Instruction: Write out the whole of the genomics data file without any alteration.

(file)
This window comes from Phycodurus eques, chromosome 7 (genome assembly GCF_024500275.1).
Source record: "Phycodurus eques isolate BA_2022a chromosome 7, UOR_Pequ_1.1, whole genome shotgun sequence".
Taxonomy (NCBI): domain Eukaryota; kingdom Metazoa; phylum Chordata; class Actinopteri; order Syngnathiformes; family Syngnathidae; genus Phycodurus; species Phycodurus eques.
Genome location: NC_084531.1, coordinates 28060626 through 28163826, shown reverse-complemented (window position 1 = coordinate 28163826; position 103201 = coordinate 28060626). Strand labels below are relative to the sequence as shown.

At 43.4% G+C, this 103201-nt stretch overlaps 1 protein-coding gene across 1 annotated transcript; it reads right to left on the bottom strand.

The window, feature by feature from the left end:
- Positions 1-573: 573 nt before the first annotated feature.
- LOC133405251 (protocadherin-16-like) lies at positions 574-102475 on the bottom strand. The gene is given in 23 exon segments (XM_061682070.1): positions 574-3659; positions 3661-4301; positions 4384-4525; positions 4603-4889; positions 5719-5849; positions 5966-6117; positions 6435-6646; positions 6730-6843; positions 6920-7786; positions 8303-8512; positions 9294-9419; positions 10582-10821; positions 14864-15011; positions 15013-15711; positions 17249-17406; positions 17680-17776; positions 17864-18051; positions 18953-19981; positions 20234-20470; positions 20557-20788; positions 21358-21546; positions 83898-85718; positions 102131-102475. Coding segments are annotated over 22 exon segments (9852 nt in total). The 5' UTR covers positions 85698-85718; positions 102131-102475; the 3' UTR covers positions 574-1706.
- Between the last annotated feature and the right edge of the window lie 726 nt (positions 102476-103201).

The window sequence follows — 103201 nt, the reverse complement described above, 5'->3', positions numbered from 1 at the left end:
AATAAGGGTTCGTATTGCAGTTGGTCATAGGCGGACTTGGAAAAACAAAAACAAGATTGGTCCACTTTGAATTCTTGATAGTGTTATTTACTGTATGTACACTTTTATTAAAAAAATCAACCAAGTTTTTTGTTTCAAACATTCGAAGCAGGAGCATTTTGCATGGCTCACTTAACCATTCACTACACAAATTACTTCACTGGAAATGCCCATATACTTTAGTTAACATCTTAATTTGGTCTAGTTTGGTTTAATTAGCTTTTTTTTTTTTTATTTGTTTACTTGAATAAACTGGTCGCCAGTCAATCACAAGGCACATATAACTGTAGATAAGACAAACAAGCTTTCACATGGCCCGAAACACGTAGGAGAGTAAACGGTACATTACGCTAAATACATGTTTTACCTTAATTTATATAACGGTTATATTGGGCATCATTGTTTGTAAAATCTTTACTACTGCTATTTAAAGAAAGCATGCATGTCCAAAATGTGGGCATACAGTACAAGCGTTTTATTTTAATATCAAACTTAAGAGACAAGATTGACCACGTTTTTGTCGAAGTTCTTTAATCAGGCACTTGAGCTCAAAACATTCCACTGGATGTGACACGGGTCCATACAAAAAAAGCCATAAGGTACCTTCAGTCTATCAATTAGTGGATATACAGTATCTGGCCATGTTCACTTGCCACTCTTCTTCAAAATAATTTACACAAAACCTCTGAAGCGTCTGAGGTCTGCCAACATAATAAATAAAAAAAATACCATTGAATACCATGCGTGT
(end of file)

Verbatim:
This window comes from Phycodurus eques, chromosome 7 (genome assembly GCF_024500275.1).
Source record: "Phycodurus eques isolate BA_2022a chromosome 7, UOR_Pequ_1.1, whole genome shotgun sequence".
Taxonomy (NCBI): domain Eukaryota; kingdom Metazoa; phylum Chordata; class Actinopteri; order Syngnathiformes; family Syngnathidae; genus Phycodurus; species Phycodurus eques.
Genome location: NC_084531.1, coordinates 28060626 through 28163826, shown reverse-complemented (window position 1 = coordinate 28163826; position 103201 = coordinate 28060626). Strand labels below are relative to the sequence as shown.

At 43.4% G+C, this 103201-nt stretch overlaps 1 protein-coding gene across 1 annotated transcript; it reads right to left on the bottom strand.

The window, feature by feature from the left end:
- Positions 1-573: 573 nt before the first annotated feature.
- LOC133405251 (protocadherin-16-like) lies at positions 574-102475 on the bottom strand. The gene is given in 23 exon segments (XM_061682070.1): positions 574-3659; positions 3661-4301; positions 4384-4525; positions 4603-4889; positions 5719-5849; positions 5966-6117; positions 6435-6646; positions 6730-6843; positions 6920-7786; positions 8303-8512; positions 9294-9419; positions 10582-10821; positions 14864-15011; positions 15013-15711; positions 17249-17406; positions 17680-17776; positions 17864-18051; positions 18953-19981; positions 20234-20470; positions 20557-20788; positions 21358-21546; positions 83898-85718; positions 102131-102475. Coding segments are annotated over 22 exon segments (9852 nt in total). The 5' UTR covers positions 85698-85718; positions 102131-102475; the 3' UTR covers positions 574-1706.
- Between the last annotated feature and the right edge of the window lie 726 nt (positions 102476-103201).

The window sequence follows — 103201 nt, the reverse complement described above, 5'->3', positions numbered from 1 at the left end:
AATAAGGGTTCGTATTGCAGTTGGTCATAGGCGGACTTGGAAAAACAAAAACAAGATTGGTCCACTTTGAATTCTTGATAGTGTTATTTACTGTATGTACACTTTTATTAAAAAAATCAACCAAGTTTTTTGTTTCAAACATTCGAAGCAGGAGCATTTTGCATGGCTCACTTAACCATTCACTACACAAATTACTTCACTGGAAATGCCCATATACTTTAGTTAACATCTTAATTTGGTCTAGTTTGGTTTAATTAGCTTTTTTTTTTTTTATTTGTTTACTTGAATAAACTGGTCGCCAGTCAATCACAAGGCACATATAACTGTAGATAAGACAAACAAGCTTTCACATGGCCCGAAACACGTAGGAGAGTAAACGGTACATTACGCTAAATACATGTTTTACCTTAATTTATATAACGGTTATATTGGGCATCATTGTTTGTAAAATCTTTACTACTGCTATTTAAAGAAAGCATGCATGTCCAAAATGTGGGCATACAGTACAAGCGTTTTATTTTAATATCAAACTTAAGAGACAAGATTGACCACGTTTTTGTCGAAGTTCTTTAATCAGGCACTTGAGCTCAAAACATTCCACTGGATGTGACACGGGTCCATACAAAAAAAGCCATAAGGTACCTTCAGTCTATCAATTAGTGGATATACAGTATCTGGCCATGTTCACTTGCCACTCTTCTTCAAAATAATTTACACAAAACCTCTGAAGCGTCTGAGGTCTGCCAACATAATAAATAAAAAAAATACCATTGAATACCATGCGTGT